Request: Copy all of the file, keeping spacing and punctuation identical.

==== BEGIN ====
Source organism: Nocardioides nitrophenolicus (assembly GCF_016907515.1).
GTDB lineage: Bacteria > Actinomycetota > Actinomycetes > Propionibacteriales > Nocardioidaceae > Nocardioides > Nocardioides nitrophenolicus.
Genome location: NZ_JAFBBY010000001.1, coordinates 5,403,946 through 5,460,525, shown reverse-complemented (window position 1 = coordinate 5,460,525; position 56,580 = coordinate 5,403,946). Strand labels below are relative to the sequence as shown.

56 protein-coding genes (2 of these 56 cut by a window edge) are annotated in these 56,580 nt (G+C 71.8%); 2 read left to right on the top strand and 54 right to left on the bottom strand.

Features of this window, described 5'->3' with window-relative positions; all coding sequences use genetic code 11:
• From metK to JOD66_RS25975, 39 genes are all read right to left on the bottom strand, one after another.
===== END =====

Source organism: Nocardioides nitrophenolicus (assembly GCF_016907515.1).
GTDB lineage: Bacteria > Actinomycetota > Actinomycetes > Propionibacteriales > Nocardioidaceae > Nocardioides > Nocardioides nitrophenolicus.
Genome location: NZ_JAFBBY010000001.1, coordinates 5,403,946 through 5,460,525, shown reverse-complemented (window position 1 = coordinate 5,460,525; position 56,580 = coordinate 5,403,946). Strand labels below are relative to the sequence as shown.

56 protein-coding genes (2 of these 56 cut by a window edge) are annotated in these 56,580 nt (G+C 71.8%); 2 read left to right on the top strand and 54 right to left on the bottom strand.

Features of this window, described 5'->3' with window-relative positions; all coding sequences use genetic code 11:
• From metK to JOD66_RS25975, 39 genes are all read right to left on the bottom strand, one after another.